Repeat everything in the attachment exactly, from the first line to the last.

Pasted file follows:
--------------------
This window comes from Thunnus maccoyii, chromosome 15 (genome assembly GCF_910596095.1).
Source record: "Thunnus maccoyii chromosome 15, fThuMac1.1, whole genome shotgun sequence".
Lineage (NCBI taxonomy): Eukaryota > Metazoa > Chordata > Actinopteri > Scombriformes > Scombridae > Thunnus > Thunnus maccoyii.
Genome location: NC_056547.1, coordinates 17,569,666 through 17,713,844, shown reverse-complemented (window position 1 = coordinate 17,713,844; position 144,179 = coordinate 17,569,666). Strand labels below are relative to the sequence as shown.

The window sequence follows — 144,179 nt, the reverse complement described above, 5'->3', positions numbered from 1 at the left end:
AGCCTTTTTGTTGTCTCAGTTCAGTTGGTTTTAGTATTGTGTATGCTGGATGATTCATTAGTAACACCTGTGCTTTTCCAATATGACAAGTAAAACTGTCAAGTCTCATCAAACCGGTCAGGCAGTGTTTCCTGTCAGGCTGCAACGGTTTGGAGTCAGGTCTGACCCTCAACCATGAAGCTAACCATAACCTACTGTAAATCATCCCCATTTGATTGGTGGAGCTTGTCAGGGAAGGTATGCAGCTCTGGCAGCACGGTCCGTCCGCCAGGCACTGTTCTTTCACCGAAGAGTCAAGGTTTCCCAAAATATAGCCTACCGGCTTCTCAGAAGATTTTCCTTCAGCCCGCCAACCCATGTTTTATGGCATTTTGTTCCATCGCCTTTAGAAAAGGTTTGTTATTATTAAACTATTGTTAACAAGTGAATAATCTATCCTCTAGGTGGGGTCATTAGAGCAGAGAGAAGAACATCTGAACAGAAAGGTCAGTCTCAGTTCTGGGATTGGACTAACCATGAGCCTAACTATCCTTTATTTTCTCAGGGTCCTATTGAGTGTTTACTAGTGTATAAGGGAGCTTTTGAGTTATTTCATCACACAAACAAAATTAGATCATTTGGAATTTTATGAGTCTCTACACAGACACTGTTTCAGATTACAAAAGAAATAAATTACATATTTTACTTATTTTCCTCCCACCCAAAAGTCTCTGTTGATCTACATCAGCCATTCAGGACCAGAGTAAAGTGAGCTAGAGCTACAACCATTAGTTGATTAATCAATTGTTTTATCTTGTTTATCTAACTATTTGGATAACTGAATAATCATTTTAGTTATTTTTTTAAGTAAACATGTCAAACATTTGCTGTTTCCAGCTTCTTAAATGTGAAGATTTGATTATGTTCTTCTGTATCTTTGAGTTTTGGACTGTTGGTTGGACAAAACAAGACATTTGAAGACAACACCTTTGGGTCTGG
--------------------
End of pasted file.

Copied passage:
This window comes from Thunnus maccoyii, chromosome 15 (genome assembly GCF_910596095.1).
Source record: "Thunnus maccoyii chromosome 15, fThuMac1.1, whole genome shotgun sequence".
Lineage (NCBI taxonomy): Eukaryota > Metazoa > Chordata > Actinopteri > Scombriformes > Scombridae > Thunnus > Thunnus maccoyii.
Genome location: NC_056547.1, coordinates 17,569,666 through 17,713,844, shown reverse-complemented (window position 1 = coordinate 17,713,844; position 144,179 = coordinate 17,569,666). Strand labels below are relative to the sequence as shown.

The window sequence follows — 144,179 nt, the reverse complement described above, 5'->3', positions numbered from 1 at the left end:
AGCCTTTTTGTTGTCTCAGTTCAGTTGGTTTTAGTATTGTGTATGCTGGATGATTCATTAGTAACACCTGTGCTTTTCCAATATGACAAGTAAAACTGTCAAGTCTCATCAAACCGGTCAGGCAGTGTTTCCTGTCAGGCTGCAACGGTTTGGAGTCAGGTCTGACCCTCAACCATGAAGCTAACCATAACCTACTGTAAATCATCCCCATTTGATTGGTGGAGCTTGTCAGGGAAGGTATGCAGCTCTGGCAGCACGGTCCGTCCGCCAGGCACTGTTCTTTCACCGAAGAGTCAAGGTTTCCCAAAATATAGCCTACCGGCTTCTCAGAAGATTTTCCTTCAGCCCGCCAACCCATGTTTTATGGCATTTTGTTCCATCGCCTTTAGAAAAGGTTTGTTATTATTAAACTATTGTTAACAAGTGAATAATCTATCCTCTAGGTGGGGTCATTAGAGCAGAGAGAAGAACATCTGAACAGAAAGGTCAGTCTCAGTTCTGGGATTGGACTAACCATGAGCCTAACTATCCTTTATTTTCTCAGGGTCCTATTGAGTGTTTACTAGTGTATAAGGGAGCTTTTGAGTTATTTCATCACACAAACAAAATTAGATCATTTGGAATTTTATGAGTCTCTACACAGACACTGTTTCAGATTACAAAAGAAATAAATTACATATTTTACTTATTTTCCTCCCACCCAAAAGTCTCTGTTGATCTACATCAGCCATTCAGGACCAGAGTAAAGTGAGCTAGAGCTACAACCATTAGTTGATTAATCAATTGTTTTATCTTGTTTATCTAACTATTTGGATAACTGAATAATCATTTTAGTTATTTTTTTAAGTAAACATGTCAAACATTTGCTGTTTCCAGCTTCTTAAATGTGAAGATTTGATTATGTTCTTCTGTATCTTTGAGTTTTGGACTGTTGGTTGGACAAAACAAGACATTTGAAGACAACACCTTTGGGTCTGG